The energy-momentum relation of a free particle is (in SI Units):

$$ m^2c^4 =- c^2 \vec{p}^2 + E^2 $$ Minimal coupling is a way to fix a gauge freedom for the choice of canonical momentum (which I can in special relativity give as $ p_{\mu} = \left( \begin{matrix} \frac{E}{c} \\ p_x \\ p_y \\ p_z \end{matrix} \right)$. One way to write the minimal coupling would be by writing the canonical momentum now as:

$$ p_{\mu} = \left( \begin{matrix} \frac{E - e \Phi}{c} \\ p_x + A_x \\ p_y + A_x \\ p_z + A_z \end{matrix} \right)$$ (Here I emply kind of a relativistic hamiltonian formalism, where the movement of a particle in space time, parameterised by $s$, is given by the hamiltonian $\lambda (m^2 + p^{\mu} p_{\mu})$, with $\lambda$ being an abitrary positive function of s, that describes how fast the path in space time is gone through).

Does this mean that I can generalize the energy-momentum relation to: $$ m^2c^4 = - c^2 (\vec{p} + \vec{A})^2 + (E-e\Phi)^2~? $$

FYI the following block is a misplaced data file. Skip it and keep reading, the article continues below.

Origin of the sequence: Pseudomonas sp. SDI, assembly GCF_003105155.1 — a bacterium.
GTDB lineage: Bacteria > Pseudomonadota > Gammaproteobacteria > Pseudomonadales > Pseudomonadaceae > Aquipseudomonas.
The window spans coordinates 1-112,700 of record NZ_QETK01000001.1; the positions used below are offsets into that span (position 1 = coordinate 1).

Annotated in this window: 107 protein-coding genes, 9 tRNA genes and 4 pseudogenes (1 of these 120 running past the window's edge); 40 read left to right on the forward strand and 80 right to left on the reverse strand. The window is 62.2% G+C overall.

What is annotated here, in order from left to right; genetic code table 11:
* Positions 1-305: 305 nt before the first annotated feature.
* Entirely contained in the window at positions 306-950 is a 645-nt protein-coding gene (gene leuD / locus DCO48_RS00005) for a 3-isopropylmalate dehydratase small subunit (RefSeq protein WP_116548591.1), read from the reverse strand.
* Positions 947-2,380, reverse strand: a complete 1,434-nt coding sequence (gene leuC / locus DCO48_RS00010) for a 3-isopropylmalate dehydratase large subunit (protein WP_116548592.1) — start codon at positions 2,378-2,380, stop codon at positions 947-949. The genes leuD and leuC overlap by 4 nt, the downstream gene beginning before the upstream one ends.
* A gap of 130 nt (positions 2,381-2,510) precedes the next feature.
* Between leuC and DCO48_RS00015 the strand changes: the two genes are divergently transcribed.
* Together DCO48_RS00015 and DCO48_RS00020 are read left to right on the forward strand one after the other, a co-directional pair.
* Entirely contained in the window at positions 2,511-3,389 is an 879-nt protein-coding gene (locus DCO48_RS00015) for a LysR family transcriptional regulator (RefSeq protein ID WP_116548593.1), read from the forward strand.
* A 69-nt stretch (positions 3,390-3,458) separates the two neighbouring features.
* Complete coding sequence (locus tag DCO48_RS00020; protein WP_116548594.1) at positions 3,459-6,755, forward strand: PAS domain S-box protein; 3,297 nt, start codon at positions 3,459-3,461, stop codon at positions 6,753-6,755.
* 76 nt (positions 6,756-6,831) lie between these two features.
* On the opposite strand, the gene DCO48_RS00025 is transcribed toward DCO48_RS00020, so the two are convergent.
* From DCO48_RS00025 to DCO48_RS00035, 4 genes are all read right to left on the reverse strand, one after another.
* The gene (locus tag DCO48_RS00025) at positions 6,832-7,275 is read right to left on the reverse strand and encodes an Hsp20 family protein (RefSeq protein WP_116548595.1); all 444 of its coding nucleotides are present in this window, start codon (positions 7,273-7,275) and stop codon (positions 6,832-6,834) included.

If I solve this for $E$ for $\vec{A} = 0$, it resolves to: $$ E = e \Phi + \sqrt{m^2 c^4 + c^2 p^2} $$ which to me seems plausible, and that's why I'm asking.

Edit: the question is not only wether the modified relation holds, but also wether the reasoning behind is right.


1 Answer 1


Yes, indeed it is the expression of the energy of a relativistic massive charged particle in the presence of an electric potential. Consistently, if the expression is expanded in the limit $cp\ll mc^2$, it reduces to the known non-relativistic formula $$ E = \sqrt{m^2c^4+c^2p^2} + e\Phi \simeq mc^2+ \frac{p^2}{2m}+e\Phi $$ with the addition of the rest mass term.


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